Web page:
Velvet Goldmine (1997)
The 1988 BBC radio documentary Bowie at the Beeb (not the 2000 CD box set—it’s available as a bootleg) segues from a Radio One performance of “Starman” into a retrospective interview with BBC radio producer Jeff Griffin, who recalls that during a morning recording session, while Mick Ronson was doing guitar overdubs, Bowie, in the control booth, started doodling on a piece of paper. When Bowie left the booth to record vocals, Griffin recalls, he looked at the sketch: “I was really amazed to see it was a drawing of a singer with a hole in him, and the caption underneath was, ‘Singer being shot whilst on stage.'”
Bowie was so image-conscious that he seems, even in his affable later years, to have stage-managed his own death, and he famously refused to license his music to Todd Haynes, and forced rewrites to push the film’s story further away from that of his own life. (Though the title, and Bowie stand-in Brian Slade’s fantasy of in-concert annihilation and self-effacement-by-persona, obviously remain, among other familiar details.)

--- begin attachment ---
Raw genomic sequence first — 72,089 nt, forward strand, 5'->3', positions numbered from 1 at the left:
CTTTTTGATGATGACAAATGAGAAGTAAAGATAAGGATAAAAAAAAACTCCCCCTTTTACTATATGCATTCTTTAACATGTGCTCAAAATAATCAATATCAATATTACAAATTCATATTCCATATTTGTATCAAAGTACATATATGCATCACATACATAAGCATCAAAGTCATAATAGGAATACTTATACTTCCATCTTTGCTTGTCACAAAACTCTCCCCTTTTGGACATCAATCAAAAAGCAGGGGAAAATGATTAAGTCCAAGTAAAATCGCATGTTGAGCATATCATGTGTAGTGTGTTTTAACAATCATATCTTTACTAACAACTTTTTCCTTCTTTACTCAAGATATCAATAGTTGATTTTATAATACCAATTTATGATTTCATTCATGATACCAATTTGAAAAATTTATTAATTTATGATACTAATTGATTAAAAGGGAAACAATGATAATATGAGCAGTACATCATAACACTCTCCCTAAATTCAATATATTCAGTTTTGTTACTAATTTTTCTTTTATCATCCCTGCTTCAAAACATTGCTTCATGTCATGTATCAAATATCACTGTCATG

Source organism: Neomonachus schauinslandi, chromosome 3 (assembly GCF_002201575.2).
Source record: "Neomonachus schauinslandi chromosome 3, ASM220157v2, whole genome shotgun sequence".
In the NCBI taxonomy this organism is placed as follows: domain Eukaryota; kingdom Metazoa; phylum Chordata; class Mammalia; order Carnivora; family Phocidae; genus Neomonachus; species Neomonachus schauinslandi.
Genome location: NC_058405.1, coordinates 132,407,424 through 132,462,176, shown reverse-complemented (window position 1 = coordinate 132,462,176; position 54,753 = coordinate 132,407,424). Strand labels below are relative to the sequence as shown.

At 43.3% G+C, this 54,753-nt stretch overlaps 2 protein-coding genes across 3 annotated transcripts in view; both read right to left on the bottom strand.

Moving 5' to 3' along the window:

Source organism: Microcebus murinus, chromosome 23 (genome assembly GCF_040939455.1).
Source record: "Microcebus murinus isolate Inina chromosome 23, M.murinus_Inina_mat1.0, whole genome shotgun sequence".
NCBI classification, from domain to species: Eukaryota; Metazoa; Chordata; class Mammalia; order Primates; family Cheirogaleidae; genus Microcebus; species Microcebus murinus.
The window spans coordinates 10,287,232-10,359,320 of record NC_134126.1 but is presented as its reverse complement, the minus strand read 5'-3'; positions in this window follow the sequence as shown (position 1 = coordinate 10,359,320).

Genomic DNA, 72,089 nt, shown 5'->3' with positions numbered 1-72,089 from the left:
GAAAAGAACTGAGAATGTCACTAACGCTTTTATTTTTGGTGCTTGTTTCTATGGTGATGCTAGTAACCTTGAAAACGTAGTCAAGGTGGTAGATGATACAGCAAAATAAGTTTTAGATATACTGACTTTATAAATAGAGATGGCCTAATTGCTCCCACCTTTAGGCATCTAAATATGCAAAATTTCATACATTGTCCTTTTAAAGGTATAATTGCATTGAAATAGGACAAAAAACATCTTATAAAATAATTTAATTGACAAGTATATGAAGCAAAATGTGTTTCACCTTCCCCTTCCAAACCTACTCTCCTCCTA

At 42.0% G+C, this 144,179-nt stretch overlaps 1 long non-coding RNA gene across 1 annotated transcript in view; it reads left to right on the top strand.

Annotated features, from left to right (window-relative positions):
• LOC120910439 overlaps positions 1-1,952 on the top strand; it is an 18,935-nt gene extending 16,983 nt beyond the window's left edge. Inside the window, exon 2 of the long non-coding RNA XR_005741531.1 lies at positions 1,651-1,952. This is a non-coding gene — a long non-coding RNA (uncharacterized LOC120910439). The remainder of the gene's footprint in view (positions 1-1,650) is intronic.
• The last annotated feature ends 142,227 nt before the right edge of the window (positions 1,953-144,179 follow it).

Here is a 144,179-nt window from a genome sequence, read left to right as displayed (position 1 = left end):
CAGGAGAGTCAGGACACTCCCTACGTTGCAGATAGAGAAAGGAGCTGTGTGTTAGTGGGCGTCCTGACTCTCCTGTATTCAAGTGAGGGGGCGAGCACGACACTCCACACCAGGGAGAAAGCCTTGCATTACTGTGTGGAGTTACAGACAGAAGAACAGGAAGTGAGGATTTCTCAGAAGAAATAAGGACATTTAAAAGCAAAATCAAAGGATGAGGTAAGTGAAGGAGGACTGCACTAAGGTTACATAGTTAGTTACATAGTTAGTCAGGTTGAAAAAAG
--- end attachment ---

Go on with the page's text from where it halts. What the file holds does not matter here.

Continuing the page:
The film works all the better for it—Bowie remains very much the structuring absence here, the black star around which Sandy Powell’s mod and glam costumes, and the platform-perfect new and vintage songs on the soundtrack, all orbit.
The film, too, is the perfect tribute to the man who sang of “Believing the strangest things, loving the alien.” Throughout the narrative, an alien-bestowed bauble, representing starry genius and transcendent bisexuality, is passed from character to character, symbolic of their difference, which is at first a burden, and ultimately an ecstasy.